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Know Your Pacemaker And How It Works

Updated on April 11, 2018

Know Your Pacemaker And How It Works

  • How the pacemaker works

Once installed, this matchbox-sized appliance will send an electrical impulse to the heart through small cables connected between the two. Pacemakers can be arranged in such a way that the electric waves that are issued to make the heart contract to fit the body's needs.

  • If there is no abnormality in the heartbeat, the pacemaker will not signal. But if the pacemaker detects any changes in your heartbeat rhythm, for example the heart beats too slowly, it will send a signal and help the heart resume its normal beat.

A pacemaker can have multiple lead cables depending on the type. Pacemakers need batteries to be able to receive signals and transmit power to the heart. The battery can last up to about 5 - 8 years. However, your doctor will check your pacemaker every 3-6 months. Battery replacement is performed through an operating procedure, such as when the pacemaker is first installed.

  • Different Types of Pacemakers

There are three types of pacemakers. Your doctor will determine the type of pacemaker you use based on your heart condition.

Single chamber pacemaker
This tool uses a lead cable and is mounted on the porch or chamber of your heart.

Dual chamber pacemaker
This tool uses two lead cables mounted on the porch and your heart chamber.

Biventricular pacemaker
This tool uses three cables mounted on the right aisle, right chamber, and near the left chamber of your heart.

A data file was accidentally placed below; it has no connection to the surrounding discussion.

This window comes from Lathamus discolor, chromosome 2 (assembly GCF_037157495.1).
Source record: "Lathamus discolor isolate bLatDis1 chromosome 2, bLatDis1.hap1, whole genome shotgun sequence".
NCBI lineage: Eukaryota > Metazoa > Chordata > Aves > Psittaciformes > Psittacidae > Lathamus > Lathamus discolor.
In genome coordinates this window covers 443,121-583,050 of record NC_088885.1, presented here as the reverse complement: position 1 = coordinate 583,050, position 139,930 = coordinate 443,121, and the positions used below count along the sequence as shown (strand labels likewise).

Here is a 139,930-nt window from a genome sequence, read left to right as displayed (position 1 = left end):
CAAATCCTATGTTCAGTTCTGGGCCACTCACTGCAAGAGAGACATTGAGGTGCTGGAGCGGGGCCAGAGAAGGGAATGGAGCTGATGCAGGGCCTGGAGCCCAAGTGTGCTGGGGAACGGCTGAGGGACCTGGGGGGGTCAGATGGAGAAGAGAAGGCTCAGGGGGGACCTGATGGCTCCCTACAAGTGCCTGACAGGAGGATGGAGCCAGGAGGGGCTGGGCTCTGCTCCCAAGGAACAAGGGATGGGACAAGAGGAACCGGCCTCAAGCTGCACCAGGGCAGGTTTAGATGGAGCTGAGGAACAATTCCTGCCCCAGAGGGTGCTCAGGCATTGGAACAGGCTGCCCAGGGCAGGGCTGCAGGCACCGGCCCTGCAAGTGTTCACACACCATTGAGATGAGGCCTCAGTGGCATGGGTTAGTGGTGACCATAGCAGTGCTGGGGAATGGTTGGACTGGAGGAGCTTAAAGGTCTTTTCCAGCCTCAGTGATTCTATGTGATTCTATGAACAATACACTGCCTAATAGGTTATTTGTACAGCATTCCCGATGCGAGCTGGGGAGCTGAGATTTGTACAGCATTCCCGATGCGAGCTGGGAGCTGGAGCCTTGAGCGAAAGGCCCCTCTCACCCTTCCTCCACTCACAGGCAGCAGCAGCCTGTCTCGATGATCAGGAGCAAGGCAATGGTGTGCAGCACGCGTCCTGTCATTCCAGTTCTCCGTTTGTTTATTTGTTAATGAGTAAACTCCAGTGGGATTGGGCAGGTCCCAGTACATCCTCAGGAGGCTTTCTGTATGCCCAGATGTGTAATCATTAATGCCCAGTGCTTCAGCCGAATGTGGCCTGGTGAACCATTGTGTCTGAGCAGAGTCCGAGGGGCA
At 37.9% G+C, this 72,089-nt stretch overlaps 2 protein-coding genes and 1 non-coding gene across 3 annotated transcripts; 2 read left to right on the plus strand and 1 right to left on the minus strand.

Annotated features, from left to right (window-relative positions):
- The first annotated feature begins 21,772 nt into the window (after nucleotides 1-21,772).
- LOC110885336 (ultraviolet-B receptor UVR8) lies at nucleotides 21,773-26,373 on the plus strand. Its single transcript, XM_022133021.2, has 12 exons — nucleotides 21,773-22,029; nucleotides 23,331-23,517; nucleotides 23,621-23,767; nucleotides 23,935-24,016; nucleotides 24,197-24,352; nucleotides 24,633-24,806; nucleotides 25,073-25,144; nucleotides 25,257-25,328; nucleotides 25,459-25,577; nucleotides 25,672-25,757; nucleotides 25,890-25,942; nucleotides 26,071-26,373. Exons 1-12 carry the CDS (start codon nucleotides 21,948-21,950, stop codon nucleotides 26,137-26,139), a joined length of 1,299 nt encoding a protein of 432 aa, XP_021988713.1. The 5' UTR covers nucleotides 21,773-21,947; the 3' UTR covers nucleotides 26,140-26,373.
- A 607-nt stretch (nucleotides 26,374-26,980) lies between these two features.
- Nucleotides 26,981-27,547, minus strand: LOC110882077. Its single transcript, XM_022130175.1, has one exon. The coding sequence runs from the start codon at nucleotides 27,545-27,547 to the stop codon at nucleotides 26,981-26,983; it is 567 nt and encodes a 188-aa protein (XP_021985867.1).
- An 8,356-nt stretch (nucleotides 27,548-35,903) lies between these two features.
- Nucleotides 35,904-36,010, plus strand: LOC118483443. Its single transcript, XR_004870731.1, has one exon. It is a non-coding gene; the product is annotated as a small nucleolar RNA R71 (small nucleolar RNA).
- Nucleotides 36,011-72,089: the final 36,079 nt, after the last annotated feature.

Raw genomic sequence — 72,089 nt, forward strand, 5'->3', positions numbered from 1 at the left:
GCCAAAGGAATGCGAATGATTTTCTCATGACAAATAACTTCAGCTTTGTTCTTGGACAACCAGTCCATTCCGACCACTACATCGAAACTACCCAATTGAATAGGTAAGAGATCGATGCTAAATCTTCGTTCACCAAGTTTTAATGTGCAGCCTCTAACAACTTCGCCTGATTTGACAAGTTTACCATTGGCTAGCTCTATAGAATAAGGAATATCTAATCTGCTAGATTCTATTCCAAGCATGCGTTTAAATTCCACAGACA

The doctor will regulate the pacemaker at the minimum rate, so that if your heart rate is below that limit, the pacemaker will send an electrical wave to the heart to contract and produce a heartbeat.

Pacemakers are also used if there are obstacles to the electrical pathways of your heart. Here are some types of diseases that require the use of pacemakers:

  • Bradikardia, a disorder that causes the heart to beat too slowly.
  • Tachycardia, a disorder that causes the heart to beat too fast.
  • The electrical resistance of the heart, the abnormality in which the electrical waves that regulate the heartbeat do not flow well.
  • Heart failure, a condition in which the heart can not pump enough blood to meet the body's needs.
  • Cardiac arrest, the condition in which the heart stops beating.
  • The pacemaker installation will be performed by a cardiologist. You can discuss the procedure with your doctor and discuss the possible complications that may occur and what abstinences should not be done.

Side effects that occur generally come from the pacemaker installation procedure, not from the pacemaker. Side effects include allergies to drugs, bleeding, infections, and damage to blood vessels. You will also be advised to avoid standing too long and close to some electronic tools, such as a microwave. Also avoid placing the phone or the music player near the pacemaker.

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